Most of the time when I love a band, you know it; I can’t shut up about them. I mean, if you have missed my capital-F Feelings about Frank Turner, you are just not paying attention. (Spoiler alert: I love Frank Turner.)
But I’m genuinely unsure if there’s anyone out there, honestly anyone, who knows the depths of my feelings about Centro-matic, the deep and scary and honest ones, because people who love me know I love Will Johnson and his prolific songwriting output, but I don’t think that I have ever bothered to verbalize that it’s not just love, it’s teenybopper honest-to-God awe mixed in with the love and the grief and the heartbreak and the hope that Will’s songs brings me, every time I listen to them. They opened last night’s show at the 506, touring in support of the just-released Candidate Waltz but of course with almost two dozen recordings to the band name, with the staggering “Love You Just The Same”, which is one of my all-time favorite Centro-matic songs, and I started off the evening crying in gratitude; how Will knew I needed to hear that song then, I don’t know, but it was wonderful.
Centro-matic is a disgustingly dynamic band on stage; all of Will’s songwriting is incredibly powerful, and it’s all pinned down by Matt Pence’s phenomenal drumming. They would be great without him, but with Pence, who drums with Animal’s fierceness and a containment that’s rare in drummers that powerful, they are otherworldly. Clea and I stood in front of Will, but on the corner of the stage I had a clear view straight to Pence the whole time, and I couldn’t help staring at him for most of the show. You know I love drummers, and Pence is probably my favorite working drummer to watch right now. He never makes a wrong move, and it’s all so fantastically metronomic and shuddery.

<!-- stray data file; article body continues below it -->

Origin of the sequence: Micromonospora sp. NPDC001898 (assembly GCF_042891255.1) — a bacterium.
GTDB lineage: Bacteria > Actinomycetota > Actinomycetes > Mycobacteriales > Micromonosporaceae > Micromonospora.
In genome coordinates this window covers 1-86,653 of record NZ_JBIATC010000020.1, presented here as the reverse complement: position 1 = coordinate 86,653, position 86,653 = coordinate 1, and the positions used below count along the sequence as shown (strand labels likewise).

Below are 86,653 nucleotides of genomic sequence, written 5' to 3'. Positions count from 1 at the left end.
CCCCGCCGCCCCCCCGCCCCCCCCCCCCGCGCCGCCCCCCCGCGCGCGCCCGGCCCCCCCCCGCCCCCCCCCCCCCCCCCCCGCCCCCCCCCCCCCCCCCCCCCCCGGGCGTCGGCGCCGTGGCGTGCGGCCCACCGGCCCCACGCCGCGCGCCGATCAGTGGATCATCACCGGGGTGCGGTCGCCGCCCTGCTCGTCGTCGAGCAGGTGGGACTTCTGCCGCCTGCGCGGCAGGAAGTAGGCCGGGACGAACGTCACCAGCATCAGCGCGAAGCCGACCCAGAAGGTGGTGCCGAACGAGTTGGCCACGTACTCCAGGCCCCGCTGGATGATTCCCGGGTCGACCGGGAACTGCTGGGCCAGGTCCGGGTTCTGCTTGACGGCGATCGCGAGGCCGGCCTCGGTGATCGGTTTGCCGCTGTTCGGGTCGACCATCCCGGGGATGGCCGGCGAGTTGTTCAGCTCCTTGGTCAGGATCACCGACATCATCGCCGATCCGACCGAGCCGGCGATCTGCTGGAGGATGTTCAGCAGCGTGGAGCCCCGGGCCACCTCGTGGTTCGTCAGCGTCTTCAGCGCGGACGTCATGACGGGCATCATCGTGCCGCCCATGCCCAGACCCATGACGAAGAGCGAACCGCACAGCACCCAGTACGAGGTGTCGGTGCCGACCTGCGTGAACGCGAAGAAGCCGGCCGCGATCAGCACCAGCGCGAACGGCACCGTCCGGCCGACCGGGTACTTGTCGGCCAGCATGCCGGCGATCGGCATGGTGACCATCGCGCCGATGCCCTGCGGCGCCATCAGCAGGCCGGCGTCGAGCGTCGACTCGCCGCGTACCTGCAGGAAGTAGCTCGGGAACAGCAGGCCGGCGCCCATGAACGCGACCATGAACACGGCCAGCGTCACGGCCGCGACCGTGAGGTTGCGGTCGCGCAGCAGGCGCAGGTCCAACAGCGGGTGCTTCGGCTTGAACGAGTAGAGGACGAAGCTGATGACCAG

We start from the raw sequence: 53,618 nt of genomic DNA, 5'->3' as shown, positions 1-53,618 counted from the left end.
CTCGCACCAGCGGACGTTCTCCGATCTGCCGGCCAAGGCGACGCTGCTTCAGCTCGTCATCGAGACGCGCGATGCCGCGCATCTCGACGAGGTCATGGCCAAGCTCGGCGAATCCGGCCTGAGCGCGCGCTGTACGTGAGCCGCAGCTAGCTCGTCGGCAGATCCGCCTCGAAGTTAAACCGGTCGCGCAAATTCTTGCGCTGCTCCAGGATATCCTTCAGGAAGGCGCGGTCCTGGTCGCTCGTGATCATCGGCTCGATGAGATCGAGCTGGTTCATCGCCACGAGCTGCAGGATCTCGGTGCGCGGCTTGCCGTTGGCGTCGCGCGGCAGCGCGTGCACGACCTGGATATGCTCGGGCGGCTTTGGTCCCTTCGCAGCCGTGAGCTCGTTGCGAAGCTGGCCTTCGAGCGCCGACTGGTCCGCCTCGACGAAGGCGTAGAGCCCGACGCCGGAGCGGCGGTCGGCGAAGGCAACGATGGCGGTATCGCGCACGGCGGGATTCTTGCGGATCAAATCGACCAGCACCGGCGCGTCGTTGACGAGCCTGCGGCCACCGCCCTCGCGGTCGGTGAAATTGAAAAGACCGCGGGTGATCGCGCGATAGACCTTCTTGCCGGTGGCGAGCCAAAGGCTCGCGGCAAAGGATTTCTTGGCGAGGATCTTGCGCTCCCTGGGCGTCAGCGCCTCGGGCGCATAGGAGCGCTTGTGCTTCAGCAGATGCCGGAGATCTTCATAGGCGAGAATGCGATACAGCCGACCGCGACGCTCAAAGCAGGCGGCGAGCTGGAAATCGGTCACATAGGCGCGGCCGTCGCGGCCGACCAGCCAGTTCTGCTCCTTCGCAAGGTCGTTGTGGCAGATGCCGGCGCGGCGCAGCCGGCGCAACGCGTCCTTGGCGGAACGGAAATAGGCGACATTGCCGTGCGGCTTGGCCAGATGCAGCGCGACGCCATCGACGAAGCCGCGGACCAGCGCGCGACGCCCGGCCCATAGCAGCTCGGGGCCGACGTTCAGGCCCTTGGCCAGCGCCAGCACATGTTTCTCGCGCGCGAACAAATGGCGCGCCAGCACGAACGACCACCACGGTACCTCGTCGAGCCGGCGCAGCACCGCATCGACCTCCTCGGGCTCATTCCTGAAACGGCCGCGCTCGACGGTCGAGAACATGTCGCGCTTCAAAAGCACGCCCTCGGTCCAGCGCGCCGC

(For those of you who don’t know, Matt Pence also happens to be a phenomenal photographer who’s one of my big photographic idols, and he spent most of the opening set crouched down by my knees taking video and shooting. Disconcerting, to say the least. But lovely to watch him work.)
They blew threw an hour long set without a wasted second or a missed note, a set full full full of old favorites — “Calling Thermatico” is about a comic book character Will wants to draw someday! “All These Flashes And Cables” is still my favorite Centro-matic song by 16 miles and I cried at that, too! — and a bunch of stuff of the new album, which is even darker and less poppy than the album itself, and the crowd was quiet and spellbound for all of it. Gorgeous, life affirming, religious.
Sarah Jaffe, who I knew nothing about before this set, opened — David Bazan, formerly of Pedro the Lion, headlined, but I skipped out on his set for reasons to be disclosed later — and she absolutely blew me away. Her voice is huge, her songwriting is catchy in a slippery, clever way, and her band was tight as hell and fun to watch. She doesn’t sound like anybody else I’ve ever heard, and I’m incredibly excited to dig into her catalog.